When it comes to food we’re pretty spoiled in California, with fresh produce from local farms, seafood, and of course plenty of wine to go along with it. So I was a little miffed when all the restaurants were booked well in advance when I arrived in Sacramento on Friday, and were so massively understaffed on Saturday that I couldn’t even get seated at any restaurant bars.
It eventually dawned on me that this wasn’t normal: I’d simply arrived on Valentine’s Day and every restaurant worth dining at in town was squeezed for staff.
Fortunately I’d booked a food tour on Sunday, the R Street food tour from Local Roots. This more than made up for the previous two day’s dining disappointments.
The tour started at the WAL Public Market, a small shopping center in a warehouse building now used for live/work artist studios. The guide met us outside with horchata coffee for the group. I’d never had horchata with coffee in it before — it’s a little sweet but the flavors work well together.
We all went inside for a while to browse while our first meal was prepared. I’d skipped breakfast and was eager for some good food.
Our first dishes were from a Japanese place including miso soup, sweet sushi-style rice, and both vegetable and seafood poke. All of this was amazing — the miso soup really hit the spot on a somewhat chilly afternoon, and one woman in the group who claimed she hated seafood had to admit the salmon poke was delicious.
From there we walked around the R Street area for a while to look at some of the street art, which I’ll get to in a later post. R Street itself was once a key part of the Transcontinental Railroad shipping empire, but due to a decline following World War 2 it became an unofficial arts district.
The next stop was a Mexican joint called Mas Taco Bar. We all shared a big bowl of guacamole and some fried tortillas to break up into chips along with whatever individual tacos we wanted. I had a salmon taco which came with a fresh tortilla, spicy aioli, and small slices of jalapeno. The service was a little slow, though the taco proved worth the wait.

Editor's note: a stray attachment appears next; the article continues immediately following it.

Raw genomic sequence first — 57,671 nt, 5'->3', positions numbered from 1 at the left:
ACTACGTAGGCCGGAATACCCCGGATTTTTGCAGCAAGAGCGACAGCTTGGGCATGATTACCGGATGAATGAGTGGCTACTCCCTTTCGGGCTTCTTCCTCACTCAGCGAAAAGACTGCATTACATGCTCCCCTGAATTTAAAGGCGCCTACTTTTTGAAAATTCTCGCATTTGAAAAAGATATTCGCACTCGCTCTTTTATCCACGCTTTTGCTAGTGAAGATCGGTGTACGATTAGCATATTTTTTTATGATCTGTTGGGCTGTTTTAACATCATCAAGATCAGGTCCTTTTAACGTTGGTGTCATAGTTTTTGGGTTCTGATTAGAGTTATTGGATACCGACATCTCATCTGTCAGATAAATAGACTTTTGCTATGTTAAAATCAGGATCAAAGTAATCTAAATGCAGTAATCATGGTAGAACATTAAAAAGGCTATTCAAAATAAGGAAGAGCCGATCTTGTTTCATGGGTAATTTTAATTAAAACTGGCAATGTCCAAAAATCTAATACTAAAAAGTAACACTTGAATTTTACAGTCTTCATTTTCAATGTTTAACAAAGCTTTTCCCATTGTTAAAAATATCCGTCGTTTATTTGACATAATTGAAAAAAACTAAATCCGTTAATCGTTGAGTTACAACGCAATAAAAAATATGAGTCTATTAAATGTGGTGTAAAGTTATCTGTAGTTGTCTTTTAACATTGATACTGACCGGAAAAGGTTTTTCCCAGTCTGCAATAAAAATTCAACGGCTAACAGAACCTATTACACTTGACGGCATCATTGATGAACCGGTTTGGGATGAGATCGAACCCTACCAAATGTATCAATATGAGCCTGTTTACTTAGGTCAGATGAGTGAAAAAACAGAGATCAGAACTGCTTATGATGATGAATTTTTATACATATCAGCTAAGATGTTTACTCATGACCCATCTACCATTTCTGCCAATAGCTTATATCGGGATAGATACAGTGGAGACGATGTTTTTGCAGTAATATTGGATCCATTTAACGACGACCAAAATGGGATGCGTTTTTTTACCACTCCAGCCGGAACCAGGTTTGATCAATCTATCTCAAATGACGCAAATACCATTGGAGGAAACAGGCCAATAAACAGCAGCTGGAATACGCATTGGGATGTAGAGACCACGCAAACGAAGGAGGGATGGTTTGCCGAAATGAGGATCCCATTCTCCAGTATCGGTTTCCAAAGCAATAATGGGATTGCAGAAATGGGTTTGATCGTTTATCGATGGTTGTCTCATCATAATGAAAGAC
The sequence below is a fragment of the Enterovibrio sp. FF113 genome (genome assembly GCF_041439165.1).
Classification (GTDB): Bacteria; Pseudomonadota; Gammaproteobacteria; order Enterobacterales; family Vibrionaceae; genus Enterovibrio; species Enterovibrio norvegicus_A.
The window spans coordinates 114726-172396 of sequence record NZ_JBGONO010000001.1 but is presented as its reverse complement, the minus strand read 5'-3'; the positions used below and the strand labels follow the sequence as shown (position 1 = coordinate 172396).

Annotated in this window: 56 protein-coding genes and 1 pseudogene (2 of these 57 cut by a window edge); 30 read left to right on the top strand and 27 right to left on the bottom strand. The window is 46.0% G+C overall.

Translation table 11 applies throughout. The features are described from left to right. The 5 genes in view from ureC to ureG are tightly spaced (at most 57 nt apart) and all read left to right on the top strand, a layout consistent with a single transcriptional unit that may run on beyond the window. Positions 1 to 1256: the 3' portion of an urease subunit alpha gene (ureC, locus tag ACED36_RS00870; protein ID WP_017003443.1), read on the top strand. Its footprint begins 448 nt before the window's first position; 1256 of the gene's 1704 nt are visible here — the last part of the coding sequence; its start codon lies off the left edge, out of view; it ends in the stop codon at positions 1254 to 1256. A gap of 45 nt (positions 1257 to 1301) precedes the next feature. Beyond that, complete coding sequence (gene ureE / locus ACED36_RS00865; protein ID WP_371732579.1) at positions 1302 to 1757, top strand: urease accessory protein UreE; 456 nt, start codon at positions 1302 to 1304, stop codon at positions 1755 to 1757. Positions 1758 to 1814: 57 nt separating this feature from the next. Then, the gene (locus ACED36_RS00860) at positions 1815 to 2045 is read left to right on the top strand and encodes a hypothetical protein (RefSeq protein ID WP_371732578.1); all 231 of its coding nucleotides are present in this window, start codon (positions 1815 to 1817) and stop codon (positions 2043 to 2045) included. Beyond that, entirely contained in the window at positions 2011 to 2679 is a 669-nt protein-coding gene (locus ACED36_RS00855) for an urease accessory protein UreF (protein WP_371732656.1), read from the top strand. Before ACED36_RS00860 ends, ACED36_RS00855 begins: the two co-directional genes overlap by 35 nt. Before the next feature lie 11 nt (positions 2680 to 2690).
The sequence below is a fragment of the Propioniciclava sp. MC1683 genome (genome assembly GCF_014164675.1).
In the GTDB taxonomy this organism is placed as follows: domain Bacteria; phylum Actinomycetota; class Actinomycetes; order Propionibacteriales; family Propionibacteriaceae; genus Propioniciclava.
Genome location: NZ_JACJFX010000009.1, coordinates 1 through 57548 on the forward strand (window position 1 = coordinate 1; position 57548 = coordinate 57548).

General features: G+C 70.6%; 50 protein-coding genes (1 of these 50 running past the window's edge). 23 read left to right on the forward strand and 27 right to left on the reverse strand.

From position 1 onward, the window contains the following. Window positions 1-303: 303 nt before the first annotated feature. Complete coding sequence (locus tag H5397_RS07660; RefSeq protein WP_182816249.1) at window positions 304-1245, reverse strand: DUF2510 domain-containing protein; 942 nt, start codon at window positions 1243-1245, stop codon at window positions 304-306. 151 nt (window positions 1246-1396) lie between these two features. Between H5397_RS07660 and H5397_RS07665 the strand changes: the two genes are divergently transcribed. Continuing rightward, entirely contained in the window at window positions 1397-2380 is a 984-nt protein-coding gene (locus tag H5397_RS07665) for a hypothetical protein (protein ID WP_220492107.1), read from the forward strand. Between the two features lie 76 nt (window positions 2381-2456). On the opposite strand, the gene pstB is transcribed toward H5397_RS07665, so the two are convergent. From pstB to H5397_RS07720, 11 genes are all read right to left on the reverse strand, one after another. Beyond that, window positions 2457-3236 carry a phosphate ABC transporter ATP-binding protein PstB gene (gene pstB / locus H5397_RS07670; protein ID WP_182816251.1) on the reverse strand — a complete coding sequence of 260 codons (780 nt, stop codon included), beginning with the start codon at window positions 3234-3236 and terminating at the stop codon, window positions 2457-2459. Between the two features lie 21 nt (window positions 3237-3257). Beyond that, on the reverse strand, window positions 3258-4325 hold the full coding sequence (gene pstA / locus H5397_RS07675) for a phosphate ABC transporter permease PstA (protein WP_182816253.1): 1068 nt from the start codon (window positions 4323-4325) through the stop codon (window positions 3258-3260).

From there we backtracked a little to visit the Shady Lady, an upscale “speakeasy” in an old brick building. We ordered individual cocktails; I had a fancy margarita which doesn’t really fit the speakeasy theme but made sense in my mind after eating Mexican food.
We also split some appetizers, the only one of which I tried was fried green tomatoes. This version was a little crunchy on the outside with a sweet, gooey tomato center.
Our guide said this spot used to be a Wonder Bread factory, which I think I accidentally turned into a debate about modern food production. I mentioned learning at the Sacramento History Museum that sliced bread meant kids could safely make their own sandwiches for the first time.
One woman about my age with two kids said she liked the idea of telling them to make their own lunches, which somehow led to an argument about using using modern technology (GMOs, fertilizers, etc.) to feed the world vs. the long term impacts on sustaining healthy farmland. It was a very lively group on this tour.
Finally we stopped for desert in the “Ice Blocks” area of R Street, which was once a produce packing district where trains were packed with fresh produce and ice for refrigeration. Today the area is all new construction.
The last stop was Creamy’s, a bakery in the Ice Blocks that serves tiny cheesecakes in small cupcake wrappers. These were too rich for my tastes, though the diminutive portions made it more palatable.
My recommendation: If you’re curious about the food scene in Sacramento but aren’t sure what to try, this tour is a great place to start. Local Roots has a few other food tours listed on their website if you’re looking for something different.